Now, many goldbugs believe that the Fed is privately owned AND that it owns the government. But many goldbugs also believe that the US holds gold in order to pay for its bills when the money printers eventually run dry, that money printing will lead to a burden of debt being placed upon future generations, that Bill Gates has a plan to depopulate the world, that the US ia at risk of default, that aircraft lay chemtrails in order to manipulate the population, that the Illuminati actually run the world, that the Pleiadians actually run the world, that Aliens have a blueprint for human destiny, that lizard people actually run the world, that Satanists actually run the world, not sure if they believe Masons run the world any more, that COVID-19 was developed in a lab (probably not the same lab that developed the aids virus), that the 2004 Indian Ocean tsunami was triggered by Indian nuclear explosions and was designed to wipe out the population, that MA370 was diverted to a Malaysian military airfield, the occupants of the plane were gassed and then buried and the plane was dismantled and destroyed in order for the Malaysian government at the time to kill 6 high ranking military officials and that gold is wealth.

    The upshot of that rambling paragraph is that goldbugs have a fancy for what could possibly be termed "fantasy". It doesn't matter if it is real, or factual, as long as it confirms their bias. And they have a particular penchant for viewing the world through 100 year old gold tinted glasses when it comes to our farcical modern monetary system.
     
  14. mmm....shiney!

    mmm....shiney! Well-Known Member Silver Stacker

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    Did I mention that they also believe that the gold price is manipulated? :D
     
  15. President Trump

    President Trump Active Member Silver Stacker

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    Although you keep trying to put words in my mouth, I am only correcting the thing that you say, that is incorrect. A sovereign nation can default. Many have recently and in the past. There is currently an active market buying and selling protection against a US default. So clearly a default is possible. I have never said I make investment decisions expecting a default. I believe a number of scenarios could unfold, default is only one scenario and everything is dependant upon what path is ultimately taken. The US runs a deficit which means that it buys more from its trading partners than it exports. When the US buys from China for example they currently accept US dollars. So the exchange is goods (that china expended real resources to produce) for money (that is brought into existence through a keystroke). The Chinese then take these US dollars and they lend them back to the US at negative real interest rates. It is a wonderful deal for the USA but there must be at least a small chance that at some point the Chinese wont accept US dollars if they are being debased and they have to lend them back to the USA at negative interest rates . There are multiple scenarios where the break down of this relationship and rising interest rates could cause a default. Its not a certainty otherwise the default premiums on the US would be be starting to go through the roof. But there is a default premium which means a default is possible.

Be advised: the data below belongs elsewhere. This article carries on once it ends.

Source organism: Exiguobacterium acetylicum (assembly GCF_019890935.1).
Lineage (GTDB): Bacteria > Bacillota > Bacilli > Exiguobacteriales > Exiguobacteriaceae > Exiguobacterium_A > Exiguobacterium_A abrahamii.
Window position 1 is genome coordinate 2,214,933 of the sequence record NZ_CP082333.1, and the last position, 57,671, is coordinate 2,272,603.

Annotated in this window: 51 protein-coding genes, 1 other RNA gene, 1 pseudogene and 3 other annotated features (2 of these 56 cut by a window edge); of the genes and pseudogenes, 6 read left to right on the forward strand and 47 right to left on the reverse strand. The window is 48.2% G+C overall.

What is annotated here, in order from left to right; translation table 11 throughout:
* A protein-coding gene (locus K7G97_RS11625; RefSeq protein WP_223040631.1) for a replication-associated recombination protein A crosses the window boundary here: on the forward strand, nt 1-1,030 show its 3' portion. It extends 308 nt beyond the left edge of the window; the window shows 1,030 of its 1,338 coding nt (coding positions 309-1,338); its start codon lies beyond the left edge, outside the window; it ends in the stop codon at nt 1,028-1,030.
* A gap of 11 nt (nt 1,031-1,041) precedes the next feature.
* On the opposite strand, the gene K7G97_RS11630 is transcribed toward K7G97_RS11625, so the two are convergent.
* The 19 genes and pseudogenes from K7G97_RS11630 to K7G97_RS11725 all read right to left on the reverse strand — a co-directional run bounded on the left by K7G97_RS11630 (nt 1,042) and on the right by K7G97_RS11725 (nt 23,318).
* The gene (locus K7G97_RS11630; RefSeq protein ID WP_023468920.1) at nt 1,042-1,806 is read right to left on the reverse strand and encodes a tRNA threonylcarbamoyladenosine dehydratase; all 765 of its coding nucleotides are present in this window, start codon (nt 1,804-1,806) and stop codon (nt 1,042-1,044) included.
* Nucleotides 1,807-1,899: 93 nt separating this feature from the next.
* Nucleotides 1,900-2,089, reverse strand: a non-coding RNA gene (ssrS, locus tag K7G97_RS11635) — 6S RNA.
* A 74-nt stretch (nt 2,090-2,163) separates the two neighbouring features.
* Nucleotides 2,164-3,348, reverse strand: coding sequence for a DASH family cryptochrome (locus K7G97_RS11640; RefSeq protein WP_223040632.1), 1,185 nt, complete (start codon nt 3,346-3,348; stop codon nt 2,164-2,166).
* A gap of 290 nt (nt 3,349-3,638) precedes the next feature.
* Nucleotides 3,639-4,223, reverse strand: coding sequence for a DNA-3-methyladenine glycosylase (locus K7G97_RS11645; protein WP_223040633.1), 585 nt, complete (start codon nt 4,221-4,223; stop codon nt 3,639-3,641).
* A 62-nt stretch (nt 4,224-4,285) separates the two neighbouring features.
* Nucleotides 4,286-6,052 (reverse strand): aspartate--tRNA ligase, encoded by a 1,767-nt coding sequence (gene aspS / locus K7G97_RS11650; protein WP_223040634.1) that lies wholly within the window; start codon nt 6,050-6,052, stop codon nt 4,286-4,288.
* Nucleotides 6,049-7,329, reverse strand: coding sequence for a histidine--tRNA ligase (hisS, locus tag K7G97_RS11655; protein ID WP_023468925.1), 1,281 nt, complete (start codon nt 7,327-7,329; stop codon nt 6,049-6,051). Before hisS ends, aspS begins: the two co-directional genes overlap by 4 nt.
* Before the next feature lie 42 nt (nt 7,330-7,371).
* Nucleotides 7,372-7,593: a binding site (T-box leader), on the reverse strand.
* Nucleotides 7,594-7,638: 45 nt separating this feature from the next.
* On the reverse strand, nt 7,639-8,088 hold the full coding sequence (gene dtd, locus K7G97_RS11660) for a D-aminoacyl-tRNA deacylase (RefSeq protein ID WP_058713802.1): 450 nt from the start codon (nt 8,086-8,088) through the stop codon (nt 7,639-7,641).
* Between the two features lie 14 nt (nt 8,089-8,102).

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  16. sammysilver

    sammysilver Well-Known Member Silver Stacker

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    The Fed acts independently from the US government and can therefore make decisions more favourable to itself rather than the country. This independent autonomy allows the Fed to control
     
  17. mmm....shiney!

    mmm....shiney! Well-Known Member Silver Stacker

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    That's vastly different to owning the government. But it still doesn't mean it controls government business. Monetary policy is largely ineffective, it is fiscal policy that has more economic clout.
     
  18. mmm....shiney!

    mmm....shiney! Well-Known Member Silver Stacker

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    I have said that a sovereign nation can default. But only by its own choosing.

    International trade could be carried out in paperclips for all it matters. It has no bearing on whether the US will default.
     
  19. sammysilver

    sammysilver Well-Known Member Silver Stacker

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    Point taken, but I believe influence is exercised.
     
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  20. mmm....shiney!

    mmm....shiney! Well-Known Member Silver Stacker

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    I totally agree. But I also happen to believe that central bankers have a better grip on how our monetary system operates than politicians, so as far as I'm concerned, their influence is welcome. Philip Lowe has been trying to influence the ScoMo government's fiscal policy for ages - and it's working. Which is a good thing considering the alternative is a depression.

    That doesn't mean I'm a CB advocate. I'm still an advocate of sound money and competing private currencies.

    And the eradication of central banks.

    And The State.

    :p